Creative Destruction: The Robots are Coming to a Job Near You

by on

Accepting that in most areas of both business and technology the US is a few years ahead of Europe, the findings of recent research carried out by the accountancy firm Deloitte and Oxford University has even more urgent implications for low skilled workers in the USA than elsewhere, particularly in the manufacturing sector.

FREE Download: The Monthly MMI® Report – covering Steel/Iron Ore markets.

A report by the London Telegraph on the research findings leads with the line 10 million British jobs could be taken over by computers and robots over the next 20 years, wiping out more than one-in-three roles. Those most at-risk are, not surprisingly, repetitive positions where the role can be automated, a trend that has been underway for the last decade or more but which will accelerate as technology advances.

Source Telegraph

Source: London Telegraph

Nor are these necessarily manual roles in a factory. We are all familiar with robot assembly lines, but older readers will remember the prevalence of office typing pools, they just don’t exist today, nor tomorrow the report says will secretaries. Indeed Angus Knowles-Cutler, a senior partner at Deloitte, is quoted as saying “In London we found that since 2001 65% of librarians have gone, and almost half of all Personal Assistants and secretaries.

We would even take issue with some of the report’s findings suggesting they are too conservative. For example, the graph suggests job losses in farming will likely be limited, but if automated ore carriers can replace driven trucks in mines or driverless cars replace driven cars on roads, why can’t automated tractors replace farmers plowing fields? Almost any manual role has the potential for replacement, even skilled roles like surgery can be made more efficient with robotics reducing the number of surgeons required, likewise computerized diagnostics can improve the efficiency of general practitioners increasing their efficiency.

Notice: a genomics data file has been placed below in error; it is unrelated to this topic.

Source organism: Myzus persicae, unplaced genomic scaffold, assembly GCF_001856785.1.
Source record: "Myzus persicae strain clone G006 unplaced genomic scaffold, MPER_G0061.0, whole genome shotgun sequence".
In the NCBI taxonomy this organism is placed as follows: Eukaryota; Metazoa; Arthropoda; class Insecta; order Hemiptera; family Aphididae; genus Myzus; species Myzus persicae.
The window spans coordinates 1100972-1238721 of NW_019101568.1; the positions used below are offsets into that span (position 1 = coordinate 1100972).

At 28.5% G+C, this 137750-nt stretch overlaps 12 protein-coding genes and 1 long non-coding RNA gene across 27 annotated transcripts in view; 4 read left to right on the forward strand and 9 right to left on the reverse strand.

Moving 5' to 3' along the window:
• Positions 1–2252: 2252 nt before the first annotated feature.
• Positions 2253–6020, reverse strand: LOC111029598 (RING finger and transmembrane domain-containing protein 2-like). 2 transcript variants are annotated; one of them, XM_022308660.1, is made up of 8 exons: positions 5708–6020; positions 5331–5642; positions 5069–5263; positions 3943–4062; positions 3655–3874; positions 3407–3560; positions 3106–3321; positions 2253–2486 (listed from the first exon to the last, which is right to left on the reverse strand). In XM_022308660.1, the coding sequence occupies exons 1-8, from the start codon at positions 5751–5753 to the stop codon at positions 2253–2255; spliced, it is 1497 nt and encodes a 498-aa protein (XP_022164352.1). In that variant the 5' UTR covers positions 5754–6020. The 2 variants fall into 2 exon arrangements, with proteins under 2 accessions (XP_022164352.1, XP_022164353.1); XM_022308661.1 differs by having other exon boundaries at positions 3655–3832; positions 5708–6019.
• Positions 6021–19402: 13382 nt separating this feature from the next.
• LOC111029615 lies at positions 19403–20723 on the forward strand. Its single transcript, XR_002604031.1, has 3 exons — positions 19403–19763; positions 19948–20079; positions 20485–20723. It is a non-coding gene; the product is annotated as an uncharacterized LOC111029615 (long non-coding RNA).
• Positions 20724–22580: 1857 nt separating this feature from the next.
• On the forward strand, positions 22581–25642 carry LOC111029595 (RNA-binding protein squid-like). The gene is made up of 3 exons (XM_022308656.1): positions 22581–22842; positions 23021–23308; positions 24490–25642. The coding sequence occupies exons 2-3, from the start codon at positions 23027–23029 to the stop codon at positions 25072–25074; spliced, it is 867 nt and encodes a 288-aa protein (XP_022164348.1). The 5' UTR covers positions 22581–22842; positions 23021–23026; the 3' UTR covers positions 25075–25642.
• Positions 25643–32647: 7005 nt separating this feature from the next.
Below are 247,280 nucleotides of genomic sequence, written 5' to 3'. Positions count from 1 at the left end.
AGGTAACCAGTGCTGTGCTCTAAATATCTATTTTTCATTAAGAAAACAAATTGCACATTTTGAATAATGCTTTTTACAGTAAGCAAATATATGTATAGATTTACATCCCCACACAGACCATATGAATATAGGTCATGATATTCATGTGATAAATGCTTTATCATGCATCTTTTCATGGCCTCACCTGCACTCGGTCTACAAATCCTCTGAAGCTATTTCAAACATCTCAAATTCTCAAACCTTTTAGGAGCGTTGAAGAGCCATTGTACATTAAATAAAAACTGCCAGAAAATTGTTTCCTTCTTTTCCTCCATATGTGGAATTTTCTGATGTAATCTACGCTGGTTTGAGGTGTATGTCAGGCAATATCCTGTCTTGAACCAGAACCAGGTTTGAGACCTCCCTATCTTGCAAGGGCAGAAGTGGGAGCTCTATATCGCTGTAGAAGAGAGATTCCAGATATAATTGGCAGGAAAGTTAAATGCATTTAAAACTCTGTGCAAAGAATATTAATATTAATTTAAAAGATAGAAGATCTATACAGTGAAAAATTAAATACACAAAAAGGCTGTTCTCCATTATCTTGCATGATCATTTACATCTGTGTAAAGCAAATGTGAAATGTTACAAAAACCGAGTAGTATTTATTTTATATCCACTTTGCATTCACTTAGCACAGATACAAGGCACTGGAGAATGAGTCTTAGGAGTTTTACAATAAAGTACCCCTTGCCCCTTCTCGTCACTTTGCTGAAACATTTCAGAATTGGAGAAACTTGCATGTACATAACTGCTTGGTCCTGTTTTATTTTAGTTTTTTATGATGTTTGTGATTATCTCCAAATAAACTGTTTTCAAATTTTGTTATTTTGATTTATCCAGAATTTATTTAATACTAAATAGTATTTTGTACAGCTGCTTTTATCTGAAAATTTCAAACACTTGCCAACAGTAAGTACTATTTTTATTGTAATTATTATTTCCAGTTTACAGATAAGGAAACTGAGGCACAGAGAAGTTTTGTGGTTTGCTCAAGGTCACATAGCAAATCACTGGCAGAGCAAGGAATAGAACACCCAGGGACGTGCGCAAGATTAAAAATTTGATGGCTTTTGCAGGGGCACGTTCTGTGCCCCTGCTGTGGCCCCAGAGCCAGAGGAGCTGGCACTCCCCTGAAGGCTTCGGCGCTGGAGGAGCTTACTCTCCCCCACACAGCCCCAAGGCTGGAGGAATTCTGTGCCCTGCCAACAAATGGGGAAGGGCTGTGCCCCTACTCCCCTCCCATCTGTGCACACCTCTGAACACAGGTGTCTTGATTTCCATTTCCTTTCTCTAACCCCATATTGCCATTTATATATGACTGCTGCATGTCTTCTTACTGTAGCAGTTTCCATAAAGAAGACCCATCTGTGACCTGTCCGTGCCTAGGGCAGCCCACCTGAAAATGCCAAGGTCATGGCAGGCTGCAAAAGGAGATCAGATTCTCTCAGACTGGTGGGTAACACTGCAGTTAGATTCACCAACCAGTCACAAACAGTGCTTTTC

Source Telegraph

Source: London Telegraph

Broadly, the report suggests those at-most-risk are those that entail repetitive processing, clerical duties and support services in sectors such as administration, sales, transportation, construction, mining, energy and production. While those at-least-risk should be those in computing, engineering and science – not least of which because they will be developing these technologies and more broadly are roles which need creative thought or interpersonal skills.

Other safe positions are those in skilled management, arts, media, law, education, healthcare and financial services. But here’s another thought: a great teacher can be transformational for a pupil in stirring their imagination and instilling a desire to learn, but a bad teacher can, at the very least, dull the desire to pursue a topic. Look back on your own experience, I bet there are more of the latter than the former.

Computer-generated avatars will never be as good as the former, but arguably would be better than the latter, increasingly education delivered over the internet, with the possibilities of personalization that sophisticated computing power could provide may even reduce the role of humans in the classroom, driven if nothing else by cost.

The degree of disruption such technologies will bring will depend in part on the speed of introduction. In the UK, according to official figures, employment stands at 30.76 million, if the report is right and 10.6 million people’s jobs are at risk the effect would be profound if it occurred over a 10-year time span, if the numbers were only half that and it took 20 years society would likely adapt with retraining and the creation of new roles. In your own industry, look around you. With a little imagination, it is possible to see many roles that could either be fundamentally altered or disappear altogether. We measure change often on a very limited timeframe – there are only marginally less secretaries around now than 12-18 months ago. You don’t notice any difference, but look at it over a 10-year timeframe and it becomes profound. In addition, if spread over a long enough timeframe and with robust GDP growth, the changes are easily absorbed by new job creation, but with global GDP growth slowing the loss of jobs will be more painful. We have to hope new technology will create as many new jobs for workers as it destroys.

Leave a Comment

Your email address will not be published. Required fields are marked *

This site uses Akismet to reduce spam. Learn how your comment data is processed.